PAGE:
Eventually, Bruce Schwab and another Class I skipper, 27-year-old Emma Richards, aboard Pindar, both lagged a full weather system behind the overall leaders. But at this juncture, my own personal cold front brought me very close to them, so the three of us blasted along in this favorable gale for a couple of days. Unfortunately, as the winds built to 50 knots, the waves became large, short, and steep, and the combination created rugged conditions that broke Schwabs boom in half, rendering his mainsail useless.
In the mid-Atlantic, as I peered five days into the future with my technically advanced crystal ball, the next tactical obstacle became readily apparent. A huge high-pressure area had parked over England and all of northern Europe, creating a major blockade for my wonderful little front. Indeed, the front was forecast to break up, and the massive low-pressure trough that was generating it was going to be forced south. This would unfortunately leave my track within the systems northern sector, where its prevailing counterclockwise rotation would produce strong headwinds for the final few days of the leg. The only option that I could see to preserve my now significant lead of some 500 miles was very unorthodox.
My plan was to dive south with the low to set myself up for a favored starboard-tack run to the finish. This meant sailing south of the great-circle route and yet again adding miles to my trip as well as approaching England from the southwest, which is typically asking for either upwind or no-wind conditions. If the forecasters were mistaken and the unseasonable high sitting over the United Kingdom did allow the low to push through, I wouldve been left in a windless and very unfavorable southerly position while the rest of the fleet charged in from the northwest.
This was my second swing at a course divergent from the accepted route, and I felt like I was pushing my luck. But as time progressed and I bashed along in the very uncomfortable upwind conditions on a boat highly optimized for fast reaching, I began to find comfort in the fact that Richards and Schwab had made the same aggressive decision. It was a relief having partners in crime! And as the plot unfolded, the weather moved as predicted, and we all tacked to starboard within a few hours of each other. Id sneaked past Schwab and his broken boom a couple of days earlier, but the three of us still shared the same weather system to the finish. We were, in fact, able to lay the English Channel on starboard, and the final risky decision paid off. In the process, Pindar passed a couple of her Class I competitors who were stuck tacking in from the north, and I was able to preserve my precious lead.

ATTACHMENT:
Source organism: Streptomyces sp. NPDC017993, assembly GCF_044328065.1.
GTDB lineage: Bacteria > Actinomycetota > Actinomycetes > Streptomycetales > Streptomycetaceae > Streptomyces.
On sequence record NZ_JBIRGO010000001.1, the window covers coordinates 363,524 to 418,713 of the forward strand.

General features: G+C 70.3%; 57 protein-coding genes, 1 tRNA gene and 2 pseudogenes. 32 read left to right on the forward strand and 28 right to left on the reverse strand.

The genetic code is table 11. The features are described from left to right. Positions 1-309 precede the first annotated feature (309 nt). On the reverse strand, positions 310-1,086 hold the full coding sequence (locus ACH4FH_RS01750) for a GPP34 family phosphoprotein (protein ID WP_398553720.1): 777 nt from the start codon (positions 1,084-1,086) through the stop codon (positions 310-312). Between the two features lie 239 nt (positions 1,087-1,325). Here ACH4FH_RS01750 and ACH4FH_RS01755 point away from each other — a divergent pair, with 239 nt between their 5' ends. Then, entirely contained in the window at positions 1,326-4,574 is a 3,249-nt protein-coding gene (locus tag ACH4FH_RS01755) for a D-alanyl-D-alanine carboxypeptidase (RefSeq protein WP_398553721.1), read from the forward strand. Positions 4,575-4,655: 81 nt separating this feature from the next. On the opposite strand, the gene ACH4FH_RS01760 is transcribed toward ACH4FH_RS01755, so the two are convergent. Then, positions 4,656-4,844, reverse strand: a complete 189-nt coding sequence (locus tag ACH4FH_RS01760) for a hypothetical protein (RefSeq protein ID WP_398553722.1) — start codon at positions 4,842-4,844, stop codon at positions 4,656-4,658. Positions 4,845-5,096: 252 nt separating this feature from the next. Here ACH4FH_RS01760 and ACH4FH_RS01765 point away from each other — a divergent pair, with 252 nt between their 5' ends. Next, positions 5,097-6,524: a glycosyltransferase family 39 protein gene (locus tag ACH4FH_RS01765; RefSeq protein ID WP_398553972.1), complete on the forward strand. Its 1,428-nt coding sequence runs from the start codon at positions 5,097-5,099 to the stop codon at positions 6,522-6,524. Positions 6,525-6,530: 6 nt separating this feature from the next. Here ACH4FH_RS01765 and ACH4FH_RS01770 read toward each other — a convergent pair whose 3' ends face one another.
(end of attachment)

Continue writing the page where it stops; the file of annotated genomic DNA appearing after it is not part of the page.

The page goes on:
While dodging commercial traffic littered across the English Channel, I managed no sleep in the last 24 hours. The Channel was so stacked with traffic that when my radar was on a six-mile range, I could barely separate all of the targets. I was certain on a few occasions that some of the barely separated blips would be a tug and tow moving in one direction, but in reality it was two ships passing in the extremely dark, inky conditions.
I finished the leg early on the morning of September 30 in light air under a gorgeous sunrise after 14 days and 16 hours at sea, a day after the majority of Class I finishers and 650 miles ahead of my closest Class II competitor. Needless to say, I was extremely pleased to have had such a successful first leg. I felt very lucky about some of the aggressive tactics, and Im mindful of the fact that any one of my decisions could have gone the other way and cost me a leg win.
In Class I, Switzerlands Bernard Stamm dominated the leg and in the process set a singlehanded monohull transatlantic speed record of 10d:11h:57m:19s. (Stamms record was from New York to The Lizard, at the entrance to the English Channel. It took him another 10 hours to cross the finish line off Torbay.) Thierry Dubois was second. In Class II, despite sailing one of the two Open 40s in the race, Derek Hatfield, on board Spirit of Canada, beat a handful of Open 50 sailors to record a second-place finish. Also in Class II, Great Lakes sailor Tim Kent, on board Everest Horizontal, was plagued by significant autopilot problems and drifted well south of the fleet while he sorted them out. But he, too, used the drifting low to the south to mount a significant recovery and finish in third place, only a few hours after Hatfield.
The off-the-water advantage in arriving earlier than the competition was that my shore team had a bit more time in port to prepare for the next leg to Cape Town, South Africa. Leg Two is a very demanding voyage that passes north to south through all of the prevailing weather conditions of the world. The fleet must sail over 8,000 miles and essentially cross the Atlantic twice—east to west nearly to Brazil as we negotiate the South Atlantic High, then west to east as we descend south into the westerlies that will finally propel us to South Africa.
Id been dreaming of an Around Alone individual-leg victory for 15 years, and now that Ive achieved one, Im faced with the daunting task of preparing for Leg Two and working toward an overall victory. The competition in both divisions appears extremely tight, and based on the fact that a point-accumulation system is being used to score the race leg by leg rather than on elapsed time for the entire voyage, theres no tactical difference between winning the leg by a huge margin or by one second.
The bottom line is that to reach my overall goal, I have to keep winning. And so, on to Leg Two.
Solo sailor Brad Van Liew is filing exclusive reports to Cruising World after each leg of Around Alone. Leg Two of the race, from England to Cape Town, South Africa, set sail on October 14. For updates and standings, visit the events website (www.aroundalone.com).